Wednesday, December 5, 2012

Book Review of Stephen Dobyns's The Burn Palace

The Burn Palace by Stephen Dobyns

Tomorrow, December 6, is the feast day of Saint Nicholas; a holiday celebrated by children all over the world, who put their shoes out for St. Nicholas to fill with goodies. I looked forward to this day when I was a girl.

Saint Nicholas was born a Greek in an area of Asia Minor that is now part of Turkey. There are several legends associated with this man, the most famous of which is the story about a poor man with three daughters who would have been forced into prostitution since they had no dowries for marriage. St. Nicholas threw three bags of gold through the window late at night and the courses of their lives were changed. Another, much more gruesome story is one that takes place during a terrible famine that struck the land: An evil butcher lured three children into his home, where he killed them, and planned to sell them as ham. Saint Nick found them, rescued them, and reincarnated them.

What kind of person would steal a child?

This is the question that unsettles the mind of Rhode Island State Police Detective Woody Potter of Stephen Dobyns's The Burn Palace as he drives through the empty streets to his local hospital where, at present, pandemonium reigns. While the nurse in charge of the nursery went on an unscheduled break, someone went into the room where her charges slept and exchanged a baby for a six-foot snake the colors of Halloween candy.

Nobody thinks straight when they are in a panic, and by the time Woody gets to the scene of the crime, the story is that the hospital is crawling with snakes and the most unusual report of all is that the mother is happy the baby has been taken, because it is apparently the spawn of Satan.

This is our introduction to the sleepy little town of Brewster, in one of the nation's smallest states. It seems to be just the kind of place you might have liked to pick up and move to––even though there is only one coffee shop.

There are some charming people here, but there have been some noticeable changes recently. Previously nice Carl Krause has taken to growling at people, a teenage girl has been acting strangely, and coyotes are prowling around the town at night dining on any pet left outdoors. The numbers of the wolf-like creatures being reporting are rapidly increasing. One night, my favorite little character, Hercel, a 10-year-old boy, is chased by a pack of the animals, and he is sure they had him on their mind for dinner. Old Maud, an inmate of the local nursing knows that for one thing, too many people are dying long before their allotted time.

Before the dust settles on this bizarre kidnapping, an insurance investigator who is looking into something in Brewster, but who knows what, is found murdered and locked in his car in a lonely field. For some malicious reason, Ernest Hartmann has also been scalped. The killer then left a mocking symbol on the car window, dripping with blood.

Jean Sawyer, who works at the Brewster Brew, hears all of the customers' wild theories, which include insanity, Indians, kidnappers, black magic and free-floating malice. But the most voiced opinions are that since both of these crimes are equally outrageous, they must also be connected. Before long, townspeople have begun throwing stones through the windows of local practitioners of Wicca.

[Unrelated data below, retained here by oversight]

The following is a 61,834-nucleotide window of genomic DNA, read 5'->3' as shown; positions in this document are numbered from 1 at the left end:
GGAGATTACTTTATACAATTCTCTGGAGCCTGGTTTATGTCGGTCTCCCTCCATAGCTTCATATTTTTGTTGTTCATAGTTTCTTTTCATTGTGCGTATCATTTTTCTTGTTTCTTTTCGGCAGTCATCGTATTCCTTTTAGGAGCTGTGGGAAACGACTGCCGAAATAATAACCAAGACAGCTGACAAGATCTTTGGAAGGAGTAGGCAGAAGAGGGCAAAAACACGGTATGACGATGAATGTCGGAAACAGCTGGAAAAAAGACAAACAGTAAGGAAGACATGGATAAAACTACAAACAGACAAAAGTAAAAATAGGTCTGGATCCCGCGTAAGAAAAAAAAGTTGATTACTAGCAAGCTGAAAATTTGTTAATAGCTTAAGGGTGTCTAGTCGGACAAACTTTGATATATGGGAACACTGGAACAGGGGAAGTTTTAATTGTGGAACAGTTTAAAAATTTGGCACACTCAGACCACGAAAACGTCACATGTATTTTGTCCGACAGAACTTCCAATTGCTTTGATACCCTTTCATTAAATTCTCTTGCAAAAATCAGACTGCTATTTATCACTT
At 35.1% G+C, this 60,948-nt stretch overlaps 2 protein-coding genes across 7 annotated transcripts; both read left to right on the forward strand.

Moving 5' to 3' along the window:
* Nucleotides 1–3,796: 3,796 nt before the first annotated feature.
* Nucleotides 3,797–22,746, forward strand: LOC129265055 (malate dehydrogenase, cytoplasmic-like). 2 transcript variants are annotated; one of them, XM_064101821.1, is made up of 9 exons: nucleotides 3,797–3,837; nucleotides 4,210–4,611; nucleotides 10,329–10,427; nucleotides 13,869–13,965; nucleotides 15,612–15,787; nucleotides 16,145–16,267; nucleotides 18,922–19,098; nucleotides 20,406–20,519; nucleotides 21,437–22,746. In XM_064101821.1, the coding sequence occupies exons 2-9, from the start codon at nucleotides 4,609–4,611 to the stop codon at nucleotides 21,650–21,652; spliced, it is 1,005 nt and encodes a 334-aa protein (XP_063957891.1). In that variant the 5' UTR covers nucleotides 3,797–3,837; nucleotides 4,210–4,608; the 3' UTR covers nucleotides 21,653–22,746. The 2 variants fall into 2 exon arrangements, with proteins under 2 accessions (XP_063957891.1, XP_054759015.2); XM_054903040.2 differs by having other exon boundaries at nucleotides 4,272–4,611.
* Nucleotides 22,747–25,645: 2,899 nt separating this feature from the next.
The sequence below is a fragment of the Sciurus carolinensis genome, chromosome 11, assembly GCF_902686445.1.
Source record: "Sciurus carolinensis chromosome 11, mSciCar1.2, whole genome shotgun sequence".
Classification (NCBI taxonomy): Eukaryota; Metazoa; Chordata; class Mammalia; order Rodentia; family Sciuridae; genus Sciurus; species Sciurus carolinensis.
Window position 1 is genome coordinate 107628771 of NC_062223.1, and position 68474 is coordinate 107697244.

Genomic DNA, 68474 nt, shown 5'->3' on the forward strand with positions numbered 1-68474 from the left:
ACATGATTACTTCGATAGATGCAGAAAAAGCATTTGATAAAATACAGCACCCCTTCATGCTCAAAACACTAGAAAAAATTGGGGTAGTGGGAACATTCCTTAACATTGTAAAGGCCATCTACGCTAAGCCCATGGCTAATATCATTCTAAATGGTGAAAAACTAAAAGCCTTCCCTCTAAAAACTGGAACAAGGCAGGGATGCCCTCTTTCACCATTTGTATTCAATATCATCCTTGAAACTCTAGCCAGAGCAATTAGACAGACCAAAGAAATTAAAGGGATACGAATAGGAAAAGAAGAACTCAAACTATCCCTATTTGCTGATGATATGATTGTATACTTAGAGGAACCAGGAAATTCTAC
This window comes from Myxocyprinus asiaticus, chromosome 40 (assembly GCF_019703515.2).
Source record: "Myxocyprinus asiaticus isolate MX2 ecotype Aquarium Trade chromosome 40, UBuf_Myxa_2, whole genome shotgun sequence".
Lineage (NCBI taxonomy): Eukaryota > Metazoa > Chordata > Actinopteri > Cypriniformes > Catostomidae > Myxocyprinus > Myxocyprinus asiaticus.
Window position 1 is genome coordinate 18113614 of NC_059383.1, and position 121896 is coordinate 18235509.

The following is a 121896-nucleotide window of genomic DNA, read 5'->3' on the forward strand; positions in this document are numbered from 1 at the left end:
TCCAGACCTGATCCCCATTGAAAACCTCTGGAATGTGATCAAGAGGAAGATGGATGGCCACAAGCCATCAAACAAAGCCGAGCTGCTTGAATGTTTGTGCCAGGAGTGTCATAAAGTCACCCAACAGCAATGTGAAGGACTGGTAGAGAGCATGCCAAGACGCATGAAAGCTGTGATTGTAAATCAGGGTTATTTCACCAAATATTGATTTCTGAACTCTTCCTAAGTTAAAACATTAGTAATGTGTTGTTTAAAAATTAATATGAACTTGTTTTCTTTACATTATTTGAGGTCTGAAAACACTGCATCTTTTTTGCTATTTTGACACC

Eastern Coyote
Although the FBI is in on the case, because of the kidnapping, Woody is mainly working with Bobby, another State Police Detective who is also a good friend of his. More unrest is settling over the town as new evidences of a disturbed mind are found around town. As the investigations continue into these events, Woody gets more uneasy and realizes that what he is feeling is fear. This is a new emotion for the detective. In Iraq he felt terror, but this was different. It was a sensation that clung to him and messed with his mind. Others are being consumed by the fear as well, such as young Hercel who, together with his sister, runs from the now-overtly-crazy Carl, who plans to catch them and eat them if the coyotes don't get them first. Where is St. Nick when you need him?

The Burn Palace starts out at a slow meandering pace, much like the sleepy town in which the story takes place. But, subtly, there is a growing sense of apprehension as the narrative picks up speed when it becomes evident that there is a presence of wickedness in this bucolic haven. Dobyns depicts a remarkable juxtaposition of a healthy hamlet populated with everyday good folks, and the maleficent individuals who live among them using their ordinariness as camouflage. Initially, the creepiness factor is minimal,  but the disturbing atmosphere swells as the pages flip.

All of the characters are so well drawn that they seem like familiar people from your own hometown. Most of them are likeable in one way or another, and if this were the start of a series I would wait with bated breath for the next story. As it is, I will keep this book to reread in the future.

Stephen Dobyns is a very prolific writer, with 30 books to his credit, including some poetry collections. I know him best from his racing books with Saratoga in the the title. But I am going to look at his other books like an unexpected treasure I have just unburied.

The Burn Palace will be published on February 7, 2013 by Blue Rider Press.

Note: A complimentary copy of this book was given to me for review. I have reviewed or will post reviews of this book on Amazon, Goodreads and other sites under my user names there.

1 comment:

  1. "Previously nice Carl Krause has taken to growling at people..."

    MC, I think this is the money quote for the holiday season. I'll try to use it sparingly but judiciously.